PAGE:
1. Sweep Up
Once the surface is wet, everything sticks. Anything you can catch with a broom while it’s dry is something that you won’t have to peel up later.
2. Protect Greenery
Hose down plants around your patio or deck, especially if you’re growing vegetables. Coating the garden with water helps soap to slide off. If you want to be extra careful, you can drape some light plastic drop cloths over sensitive zones.
3. Deal with Stains
Tackling stains can be challenging because not all decks are made from the same material. From concrete to wood, find out how to treat stains properly.
For wood, use a cleaner like Deckscapes Deck Wash ($10, sherwin-williams.com for stores). On concrete, you can use a multipurpose solution, such as Benjamin Moore Clean 318. Dilute according to the directions, then use a stiff push broom that’s small enough to dip into a bucket (try Rubbermaid’s stiff push broom; $15, lowes.com). Get your surface wet and sudsy and put some muscle into it. Then hose down. For stone, fill a large bucket with warm water and add two or three squirts of dish soap. Apply with a nylon push broom. (Don’t use wire bristles on stone—they can scratch.) Scrub until sudsy, then rinse well. When you’re all done, a generous spritz of white vinegar in the spaces between the stones (or in cracks in the concrete) will temporarily discourage the growth of weeds. Note: If you want to experiment with a concrete- or stone-specific detergent, read the labels carefully. Acid-based cleaners, especially muriatic or hydrochloric acid, may burn concrete or damage its top layer, and they can discolor stone.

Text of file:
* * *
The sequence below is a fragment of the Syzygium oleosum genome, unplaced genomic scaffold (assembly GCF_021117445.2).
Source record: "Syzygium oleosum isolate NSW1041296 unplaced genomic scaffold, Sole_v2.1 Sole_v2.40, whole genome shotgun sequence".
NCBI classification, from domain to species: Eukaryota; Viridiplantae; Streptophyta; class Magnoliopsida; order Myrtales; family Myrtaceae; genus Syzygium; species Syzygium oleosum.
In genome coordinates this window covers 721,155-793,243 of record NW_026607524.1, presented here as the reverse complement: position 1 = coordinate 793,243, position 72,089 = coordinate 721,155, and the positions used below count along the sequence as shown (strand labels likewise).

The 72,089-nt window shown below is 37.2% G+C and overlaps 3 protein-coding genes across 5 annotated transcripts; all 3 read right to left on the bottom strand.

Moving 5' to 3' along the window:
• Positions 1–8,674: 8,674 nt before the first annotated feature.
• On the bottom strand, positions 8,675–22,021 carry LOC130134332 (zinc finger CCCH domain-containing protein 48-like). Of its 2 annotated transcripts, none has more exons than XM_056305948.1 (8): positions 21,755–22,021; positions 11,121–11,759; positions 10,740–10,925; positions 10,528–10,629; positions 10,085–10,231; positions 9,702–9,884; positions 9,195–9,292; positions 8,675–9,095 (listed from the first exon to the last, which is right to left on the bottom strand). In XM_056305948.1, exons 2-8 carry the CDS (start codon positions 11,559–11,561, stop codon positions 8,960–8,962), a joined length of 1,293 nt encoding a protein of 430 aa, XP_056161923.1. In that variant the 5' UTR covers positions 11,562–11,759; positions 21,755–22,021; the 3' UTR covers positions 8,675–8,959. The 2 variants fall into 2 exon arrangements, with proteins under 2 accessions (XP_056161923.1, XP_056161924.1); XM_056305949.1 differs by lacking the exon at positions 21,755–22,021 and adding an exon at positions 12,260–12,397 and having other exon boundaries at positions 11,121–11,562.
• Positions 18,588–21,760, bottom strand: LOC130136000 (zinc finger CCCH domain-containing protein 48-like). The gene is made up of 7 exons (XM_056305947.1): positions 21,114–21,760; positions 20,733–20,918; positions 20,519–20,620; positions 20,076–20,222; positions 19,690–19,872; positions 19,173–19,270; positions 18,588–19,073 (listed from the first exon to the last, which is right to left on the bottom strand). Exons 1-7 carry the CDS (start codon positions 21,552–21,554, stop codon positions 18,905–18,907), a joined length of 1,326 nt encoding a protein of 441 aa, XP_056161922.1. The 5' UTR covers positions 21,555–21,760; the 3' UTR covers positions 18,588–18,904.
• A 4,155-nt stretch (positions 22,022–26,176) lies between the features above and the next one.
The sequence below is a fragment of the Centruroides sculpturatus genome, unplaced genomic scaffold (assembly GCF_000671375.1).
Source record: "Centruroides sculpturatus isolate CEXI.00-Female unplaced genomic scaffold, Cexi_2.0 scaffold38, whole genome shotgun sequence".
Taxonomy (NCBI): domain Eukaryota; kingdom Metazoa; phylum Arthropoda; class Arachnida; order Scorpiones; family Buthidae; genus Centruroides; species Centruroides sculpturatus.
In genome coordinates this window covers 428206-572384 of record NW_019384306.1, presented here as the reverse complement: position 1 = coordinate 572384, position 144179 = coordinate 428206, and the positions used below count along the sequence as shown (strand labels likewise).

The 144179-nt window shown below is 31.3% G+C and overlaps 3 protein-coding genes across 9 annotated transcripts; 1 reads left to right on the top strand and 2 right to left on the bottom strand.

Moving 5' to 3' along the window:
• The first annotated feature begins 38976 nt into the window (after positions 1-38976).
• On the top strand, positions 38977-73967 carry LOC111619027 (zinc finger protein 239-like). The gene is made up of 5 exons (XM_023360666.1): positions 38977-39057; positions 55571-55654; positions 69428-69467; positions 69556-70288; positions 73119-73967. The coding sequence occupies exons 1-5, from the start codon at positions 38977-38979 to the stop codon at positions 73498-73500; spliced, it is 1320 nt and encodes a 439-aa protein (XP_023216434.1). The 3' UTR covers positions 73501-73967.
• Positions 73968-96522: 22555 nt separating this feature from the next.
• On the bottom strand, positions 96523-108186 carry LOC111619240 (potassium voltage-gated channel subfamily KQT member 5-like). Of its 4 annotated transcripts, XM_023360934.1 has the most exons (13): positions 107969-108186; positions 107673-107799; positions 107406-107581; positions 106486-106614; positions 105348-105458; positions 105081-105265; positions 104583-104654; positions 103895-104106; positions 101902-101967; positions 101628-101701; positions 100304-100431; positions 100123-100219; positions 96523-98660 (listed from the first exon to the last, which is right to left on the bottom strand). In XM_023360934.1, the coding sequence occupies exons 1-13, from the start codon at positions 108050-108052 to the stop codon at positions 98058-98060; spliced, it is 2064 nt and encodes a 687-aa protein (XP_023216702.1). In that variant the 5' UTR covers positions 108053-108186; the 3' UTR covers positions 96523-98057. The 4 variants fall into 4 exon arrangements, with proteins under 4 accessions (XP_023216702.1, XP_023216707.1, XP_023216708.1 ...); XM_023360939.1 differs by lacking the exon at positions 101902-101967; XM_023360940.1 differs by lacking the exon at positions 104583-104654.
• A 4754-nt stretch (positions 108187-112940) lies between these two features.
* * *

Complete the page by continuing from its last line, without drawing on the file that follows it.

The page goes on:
5. Resist the Pressure
If you’ve rented a pressure washer to clean your house, you may be tempted to use it on the deck or fence. While it can be OK for some surfaces, it can also hurt grout between stones and turn softer wood to pulp. So check with your rental place before you spray.